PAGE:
- Offence and penalty: The Bill makes declaration of talaq a cognizable offence, attracting up to three years’ imprisonment with a fine. (A cognizable offence is one for which a police officer may arrest an accused person without warrant.) The offence will be cognizable only if information relating to the offence is given by: (i) the married woman (against whom talaq has been declared), or (ii) any person related to her by blood or marriage.
- The Bill provides that the Magistrate may grant bail to the accused. The bail may be granted only after hearing the woman (against whom talaq has been pronounced), and if the Magistrate is satisfied that there are reasonable grounds for granting bail.
- The offence may be compounded by the Magistrate upon the request of the woman (against whom talaq has been declared). Compounding refers to the procedure where the two sides agree to stop legal proceedings, and settle the dispute. The terms and conditions of the compounding of the offence will be determined by the Magistrate.
- Allowance: A Muslim woman against whom talaq has been declared, is entitled to seek subsistence allowance from her husband for herself and for her dependent children. The amount of the allowance will be determined by the Magistrate.
- Custody: A Muslim woman against whom such talaq has been declared, is entitled to seek custody of her minor children. The manner of custody will be determined by the Magistrate.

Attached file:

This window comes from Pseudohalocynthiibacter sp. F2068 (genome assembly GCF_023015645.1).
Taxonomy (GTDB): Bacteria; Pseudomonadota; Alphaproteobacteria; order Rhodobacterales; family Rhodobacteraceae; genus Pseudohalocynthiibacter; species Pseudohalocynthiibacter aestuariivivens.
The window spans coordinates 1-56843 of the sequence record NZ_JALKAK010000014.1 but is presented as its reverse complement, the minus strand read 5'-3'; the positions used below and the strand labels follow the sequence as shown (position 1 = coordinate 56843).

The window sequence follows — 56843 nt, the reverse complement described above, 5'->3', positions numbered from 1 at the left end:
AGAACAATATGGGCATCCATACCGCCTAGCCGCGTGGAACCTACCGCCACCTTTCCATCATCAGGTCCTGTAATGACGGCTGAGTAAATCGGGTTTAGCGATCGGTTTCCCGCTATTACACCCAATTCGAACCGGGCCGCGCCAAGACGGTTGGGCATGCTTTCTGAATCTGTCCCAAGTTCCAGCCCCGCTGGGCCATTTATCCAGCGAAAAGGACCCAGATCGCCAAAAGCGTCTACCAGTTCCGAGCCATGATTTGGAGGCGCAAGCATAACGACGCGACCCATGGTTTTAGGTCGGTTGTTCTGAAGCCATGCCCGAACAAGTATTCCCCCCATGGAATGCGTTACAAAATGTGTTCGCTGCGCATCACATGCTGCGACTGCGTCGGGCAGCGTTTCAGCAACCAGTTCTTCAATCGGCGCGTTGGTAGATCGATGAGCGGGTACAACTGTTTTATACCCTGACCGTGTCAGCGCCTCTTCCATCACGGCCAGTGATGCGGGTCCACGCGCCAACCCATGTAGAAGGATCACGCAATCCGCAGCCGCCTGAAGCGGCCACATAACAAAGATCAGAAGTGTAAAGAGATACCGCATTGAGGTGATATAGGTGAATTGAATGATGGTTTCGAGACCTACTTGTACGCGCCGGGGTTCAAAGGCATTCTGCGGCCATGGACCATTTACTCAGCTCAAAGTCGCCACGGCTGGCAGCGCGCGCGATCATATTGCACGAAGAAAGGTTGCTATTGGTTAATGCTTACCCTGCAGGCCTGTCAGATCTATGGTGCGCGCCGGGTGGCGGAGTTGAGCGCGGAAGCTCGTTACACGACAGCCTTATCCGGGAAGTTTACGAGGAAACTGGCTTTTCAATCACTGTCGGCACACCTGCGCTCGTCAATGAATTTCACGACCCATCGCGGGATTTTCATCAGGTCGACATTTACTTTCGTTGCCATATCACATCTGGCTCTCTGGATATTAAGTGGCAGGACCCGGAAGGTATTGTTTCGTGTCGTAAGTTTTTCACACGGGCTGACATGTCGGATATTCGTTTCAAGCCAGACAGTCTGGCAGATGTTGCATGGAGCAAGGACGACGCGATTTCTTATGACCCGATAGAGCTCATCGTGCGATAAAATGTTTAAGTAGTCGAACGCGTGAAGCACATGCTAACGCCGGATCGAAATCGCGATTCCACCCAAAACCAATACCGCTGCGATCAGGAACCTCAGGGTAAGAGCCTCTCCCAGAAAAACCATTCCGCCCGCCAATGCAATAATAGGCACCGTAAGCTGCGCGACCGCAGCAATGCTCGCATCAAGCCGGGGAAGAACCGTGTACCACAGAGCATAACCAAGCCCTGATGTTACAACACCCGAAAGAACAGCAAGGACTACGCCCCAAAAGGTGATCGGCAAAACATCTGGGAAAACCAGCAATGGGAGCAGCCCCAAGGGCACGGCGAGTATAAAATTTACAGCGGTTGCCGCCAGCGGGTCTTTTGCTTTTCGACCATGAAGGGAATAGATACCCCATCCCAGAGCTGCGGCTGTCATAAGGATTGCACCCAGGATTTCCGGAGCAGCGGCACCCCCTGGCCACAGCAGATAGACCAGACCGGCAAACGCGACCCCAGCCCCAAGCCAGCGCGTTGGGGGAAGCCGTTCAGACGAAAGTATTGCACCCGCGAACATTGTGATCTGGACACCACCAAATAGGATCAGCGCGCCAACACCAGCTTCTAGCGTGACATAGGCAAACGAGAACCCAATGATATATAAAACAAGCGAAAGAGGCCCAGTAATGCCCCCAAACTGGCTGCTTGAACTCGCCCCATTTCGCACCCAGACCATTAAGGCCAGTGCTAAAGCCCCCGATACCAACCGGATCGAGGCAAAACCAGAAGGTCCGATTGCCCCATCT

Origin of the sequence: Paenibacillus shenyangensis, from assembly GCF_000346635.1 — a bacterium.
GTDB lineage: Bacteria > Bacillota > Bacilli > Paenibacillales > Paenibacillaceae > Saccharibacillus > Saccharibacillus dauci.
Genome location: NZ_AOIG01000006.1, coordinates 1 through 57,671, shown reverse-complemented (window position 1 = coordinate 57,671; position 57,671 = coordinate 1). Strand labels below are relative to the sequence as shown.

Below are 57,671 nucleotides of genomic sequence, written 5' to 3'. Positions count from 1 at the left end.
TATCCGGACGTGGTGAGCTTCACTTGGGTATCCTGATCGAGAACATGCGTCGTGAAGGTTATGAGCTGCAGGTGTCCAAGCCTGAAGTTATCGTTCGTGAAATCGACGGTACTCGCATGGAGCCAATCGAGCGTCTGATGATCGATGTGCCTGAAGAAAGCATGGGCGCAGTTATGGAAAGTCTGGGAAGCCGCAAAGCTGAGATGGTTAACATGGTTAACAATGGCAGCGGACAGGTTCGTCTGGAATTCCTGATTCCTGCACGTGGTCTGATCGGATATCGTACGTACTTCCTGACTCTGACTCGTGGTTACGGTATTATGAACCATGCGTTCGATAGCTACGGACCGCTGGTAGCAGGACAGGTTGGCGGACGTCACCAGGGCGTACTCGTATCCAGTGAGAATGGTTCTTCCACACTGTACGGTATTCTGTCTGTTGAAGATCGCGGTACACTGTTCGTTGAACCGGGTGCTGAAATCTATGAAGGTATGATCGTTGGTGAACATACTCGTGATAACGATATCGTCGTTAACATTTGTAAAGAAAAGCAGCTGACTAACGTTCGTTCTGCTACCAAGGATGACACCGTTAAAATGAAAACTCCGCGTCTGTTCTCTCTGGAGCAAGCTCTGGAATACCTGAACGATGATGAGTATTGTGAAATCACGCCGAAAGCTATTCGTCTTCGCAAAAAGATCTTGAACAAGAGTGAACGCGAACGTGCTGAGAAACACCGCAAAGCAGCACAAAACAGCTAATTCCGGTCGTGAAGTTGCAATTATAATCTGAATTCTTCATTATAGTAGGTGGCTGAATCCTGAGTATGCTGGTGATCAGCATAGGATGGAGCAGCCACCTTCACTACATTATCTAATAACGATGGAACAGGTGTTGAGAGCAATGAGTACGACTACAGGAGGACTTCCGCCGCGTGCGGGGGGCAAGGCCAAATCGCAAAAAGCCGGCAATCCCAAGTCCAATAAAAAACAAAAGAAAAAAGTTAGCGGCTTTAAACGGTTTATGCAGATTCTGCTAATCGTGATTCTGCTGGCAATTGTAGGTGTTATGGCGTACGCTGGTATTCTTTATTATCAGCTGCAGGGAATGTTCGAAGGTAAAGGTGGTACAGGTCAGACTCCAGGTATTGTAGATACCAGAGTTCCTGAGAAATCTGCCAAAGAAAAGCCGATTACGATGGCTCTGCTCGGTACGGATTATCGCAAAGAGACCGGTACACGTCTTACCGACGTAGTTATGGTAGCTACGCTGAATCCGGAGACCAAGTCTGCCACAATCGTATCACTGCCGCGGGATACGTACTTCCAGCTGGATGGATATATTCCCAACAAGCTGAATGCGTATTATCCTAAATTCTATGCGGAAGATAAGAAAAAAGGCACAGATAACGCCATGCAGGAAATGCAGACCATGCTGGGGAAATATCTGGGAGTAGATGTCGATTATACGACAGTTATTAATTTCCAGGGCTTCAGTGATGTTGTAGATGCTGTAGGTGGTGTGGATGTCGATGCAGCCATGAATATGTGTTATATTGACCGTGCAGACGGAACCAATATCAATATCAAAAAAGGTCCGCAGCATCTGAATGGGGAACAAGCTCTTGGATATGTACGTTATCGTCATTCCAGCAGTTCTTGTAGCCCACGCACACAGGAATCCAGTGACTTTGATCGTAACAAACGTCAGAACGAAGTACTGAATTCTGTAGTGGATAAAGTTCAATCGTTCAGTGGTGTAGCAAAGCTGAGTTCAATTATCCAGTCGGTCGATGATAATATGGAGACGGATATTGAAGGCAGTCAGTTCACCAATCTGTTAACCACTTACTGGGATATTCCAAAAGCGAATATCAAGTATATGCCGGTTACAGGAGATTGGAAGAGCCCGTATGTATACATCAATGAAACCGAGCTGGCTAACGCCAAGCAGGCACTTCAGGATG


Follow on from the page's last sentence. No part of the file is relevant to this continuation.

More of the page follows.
- What makes the Bill such a missed opportunity is that unilateral talaq would continue to remain an exclusive privilege of men, as even in methods of Talaq-e- ehsan and Talaq-e hasan (where divorce takes place over three months and there are attempts to reconcile) men need not cite any grounds for divorce. A suggestion to rectify this was repeatedly made by BMMA, which sought Talaq-e-ehsan to be uniformly available to men and women but to no avail.
- The new Bill holds the husband responsible for maintenance of his wife, which is understandable in a context where in most homes women exiting bad marriages continue to face stigma even in their maternal homes. However, an amendment laying down how exactly the maintenance would reach an abandoned wife then becomes necessary, if the husband faces a jail term.
- While potential misuse can never be an argument against enactment of a law itself, the undue power that this Bill would grant to the police (a non-bailable offence, where arrests can be made without warrant) is not an unreasonable concern.
- Most importantly, the drafters of the bill have failed to note that often when a petitioner approaches the court, it is to seek that the talaq given at whim can be disregarded so that the marriage can continue.
- So far as criminalisation is concerned, if bigamy, dowry, desertion can all come with criminal consequences, triple talaq should indeed be no exception, but by hanging a sword of a three-year jail term, the law not only contributes to the society’s existing anxiety over divorce but also lays down an ambiguous course of action which prolongs the marriage on paper but presumes de facto separation, if any of the clauses are to actually apply.
Test yourself :Mould your thoughts
The practice of Triple Talaq violates principle of gender equality, and Triple Talaq bill doesn’t follow the test of proportionality. Critically examine the statement